Thackeray’s Things: Time’s Local Habitation

  • Juliet McMaster
  • Rowland McMaster


As Chesterton said, Thackeray is the novelist of memory.1 All his sensitive characters, and his narrators too, are occupied in summoning up remembrance of things past. I don’t know if Proust read Thackeray, but Thackeray certainly didn’t need to read Proust to learn to take up the quest for the recapture of the past. Esmond, George Warrington and Denis Duval write their memoirs at a stage when one expects all passion to be spent, but though they recollect their emotion in tranquillity they find that it is emotion still. Esmond’s love for Beatrix ended in that moment when the roses shuddered out of her cheeks and he saw her as merely an intriguing prostitute to a prince; but yet “I invoke that beautiful spirit from the shades and love her still; or rather I should say such a past is always present to a man; such a passion once felt forms a part of his whole being, and cannot be separated from it” (Esmond, 383).2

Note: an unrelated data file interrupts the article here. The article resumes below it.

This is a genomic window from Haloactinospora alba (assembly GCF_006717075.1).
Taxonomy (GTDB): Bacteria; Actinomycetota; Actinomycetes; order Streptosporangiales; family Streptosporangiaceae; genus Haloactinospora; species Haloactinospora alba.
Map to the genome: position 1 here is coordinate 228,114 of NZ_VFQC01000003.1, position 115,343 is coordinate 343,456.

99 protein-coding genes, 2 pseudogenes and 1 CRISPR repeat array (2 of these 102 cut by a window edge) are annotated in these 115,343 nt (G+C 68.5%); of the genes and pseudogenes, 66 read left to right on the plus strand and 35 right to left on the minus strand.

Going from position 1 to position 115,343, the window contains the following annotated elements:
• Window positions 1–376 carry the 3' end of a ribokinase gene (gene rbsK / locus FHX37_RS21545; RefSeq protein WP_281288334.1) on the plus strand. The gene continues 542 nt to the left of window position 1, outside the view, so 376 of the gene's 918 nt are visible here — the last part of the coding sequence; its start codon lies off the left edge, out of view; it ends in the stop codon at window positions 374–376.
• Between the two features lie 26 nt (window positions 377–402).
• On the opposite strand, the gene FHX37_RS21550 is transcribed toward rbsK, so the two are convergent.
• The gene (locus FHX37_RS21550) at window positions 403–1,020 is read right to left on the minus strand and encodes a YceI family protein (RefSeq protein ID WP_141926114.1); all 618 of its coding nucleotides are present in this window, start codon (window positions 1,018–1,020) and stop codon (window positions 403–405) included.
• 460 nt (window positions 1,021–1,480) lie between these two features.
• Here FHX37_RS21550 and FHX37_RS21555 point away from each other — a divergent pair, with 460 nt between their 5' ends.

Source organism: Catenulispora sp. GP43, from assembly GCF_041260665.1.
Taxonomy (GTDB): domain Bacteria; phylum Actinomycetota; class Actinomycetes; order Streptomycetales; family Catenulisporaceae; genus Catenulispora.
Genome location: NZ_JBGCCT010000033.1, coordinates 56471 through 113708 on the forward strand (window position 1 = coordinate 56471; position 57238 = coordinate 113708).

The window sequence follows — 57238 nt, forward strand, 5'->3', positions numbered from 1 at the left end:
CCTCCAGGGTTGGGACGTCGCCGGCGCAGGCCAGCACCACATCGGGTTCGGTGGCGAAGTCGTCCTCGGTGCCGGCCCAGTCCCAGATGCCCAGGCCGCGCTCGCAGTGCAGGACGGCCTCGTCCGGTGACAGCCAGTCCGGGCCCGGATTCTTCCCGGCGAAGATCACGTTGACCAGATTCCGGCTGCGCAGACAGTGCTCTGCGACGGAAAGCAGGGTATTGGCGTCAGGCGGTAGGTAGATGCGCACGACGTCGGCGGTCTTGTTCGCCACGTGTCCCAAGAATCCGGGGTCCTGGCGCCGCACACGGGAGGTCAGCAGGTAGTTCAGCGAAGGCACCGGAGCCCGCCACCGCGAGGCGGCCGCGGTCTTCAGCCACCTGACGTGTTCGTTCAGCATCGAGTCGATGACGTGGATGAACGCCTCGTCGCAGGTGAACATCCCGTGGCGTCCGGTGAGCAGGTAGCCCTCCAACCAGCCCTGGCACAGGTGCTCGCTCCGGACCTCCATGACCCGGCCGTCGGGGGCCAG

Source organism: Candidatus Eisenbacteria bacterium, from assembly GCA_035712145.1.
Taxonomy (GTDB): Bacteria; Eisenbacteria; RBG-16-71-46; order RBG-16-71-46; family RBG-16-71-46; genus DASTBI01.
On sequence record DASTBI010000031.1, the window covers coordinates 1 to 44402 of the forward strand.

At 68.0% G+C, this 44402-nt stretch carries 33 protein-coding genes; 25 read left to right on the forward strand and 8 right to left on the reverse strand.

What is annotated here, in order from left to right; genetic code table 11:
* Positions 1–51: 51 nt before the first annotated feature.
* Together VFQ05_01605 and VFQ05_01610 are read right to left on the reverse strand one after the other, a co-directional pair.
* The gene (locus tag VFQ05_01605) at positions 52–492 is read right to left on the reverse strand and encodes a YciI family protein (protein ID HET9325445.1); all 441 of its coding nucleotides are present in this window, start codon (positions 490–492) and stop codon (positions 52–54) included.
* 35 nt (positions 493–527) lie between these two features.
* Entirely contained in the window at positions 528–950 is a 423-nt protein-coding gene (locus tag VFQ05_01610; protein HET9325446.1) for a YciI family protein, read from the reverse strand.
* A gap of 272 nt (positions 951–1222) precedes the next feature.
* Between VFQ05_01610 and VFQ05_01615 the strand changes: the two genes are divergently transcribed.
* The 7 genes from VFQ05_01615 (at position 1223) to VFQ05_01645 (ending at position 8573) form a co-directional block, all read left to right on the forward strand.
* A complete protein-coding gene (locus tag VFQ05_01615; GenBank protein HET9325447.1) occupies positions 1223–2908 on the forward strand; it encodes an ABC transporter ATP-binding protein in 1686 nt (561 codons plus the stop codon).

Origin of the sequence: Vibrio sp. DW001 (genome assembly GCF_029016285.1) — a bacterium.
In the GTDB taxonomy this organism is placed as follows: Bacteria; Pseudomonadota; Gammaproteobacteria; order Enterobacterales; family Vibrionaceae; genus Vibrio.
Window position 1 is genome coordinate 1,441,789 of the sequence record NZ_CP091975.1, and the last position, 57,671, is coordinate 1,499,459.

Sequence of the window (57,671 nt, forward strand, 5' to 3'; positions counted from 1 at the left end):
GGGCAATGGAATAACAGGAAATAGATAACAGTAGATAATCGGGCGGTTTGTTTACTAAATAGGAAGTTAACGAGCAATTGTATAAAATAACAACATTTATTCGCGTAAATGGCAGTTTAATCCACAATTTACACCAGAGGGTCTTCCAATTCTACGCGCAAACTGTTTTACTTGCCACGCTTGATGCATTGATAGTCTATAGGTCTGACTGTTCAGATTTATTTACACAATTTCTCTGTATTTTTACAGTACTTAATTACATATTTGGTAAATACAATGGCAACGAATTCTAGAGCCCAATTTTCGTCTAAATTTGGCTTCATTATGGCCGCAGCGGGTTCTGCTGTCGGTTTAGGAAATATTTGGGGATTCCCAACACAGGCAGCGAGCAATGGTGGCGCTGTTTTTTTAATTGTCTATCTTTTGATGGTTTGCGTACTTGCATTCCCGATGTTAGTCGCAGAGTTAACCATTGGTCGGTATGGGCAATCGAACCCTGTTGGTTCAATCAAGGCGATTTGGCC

Marriage Market Blue Ribbon Yellow Paper Love Letter Diamond Ring 
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  1. 1.
    G. K. Chesterton, The Victorian Age in Literature (London, 1913 ) p. 126.Google Scholar
  2. 3.
    Geoffrey Tillotson, Thackeray the Novelist (Cambridge, 1954) pp. 60, 87ff.Google Scholar
  3. 4.
    Barbara Hardy, The Exposure of Luxury: Radical Themes in Thackeray (London, 1972) p. 102.Google Scholar
  4. 7.
    George Worth, “The Unity of Henry Esmond”, Nineteenth-Century Fiction, 15 (1961) 345–53.CrossRefGoogle Scholar
  5. 8.
    Gordon N. Ray (ed.), The Letters and Private Papers of William Makepeace Thackeray, vol. II (London, 1945–6) p. 532.Google Scholar
  6. 9.
    Martin Fido, “The History of Pendennis: A Reconsideration”, Essays in Criticism, 14 (1964) 363–79. See also Edgar Harden, “Theatricality in Pendennis”, Ariel, 4 (1973) 74–94.Google Scholar
  7. See also Edgar Harden, “Theatricality in Pendennis”, Ariel, 4 (1973) 74–94.Google Scholar

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© Juliet and Rowland McMaster 1981

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  • Juliet McMaster
  • Rowland McMaster

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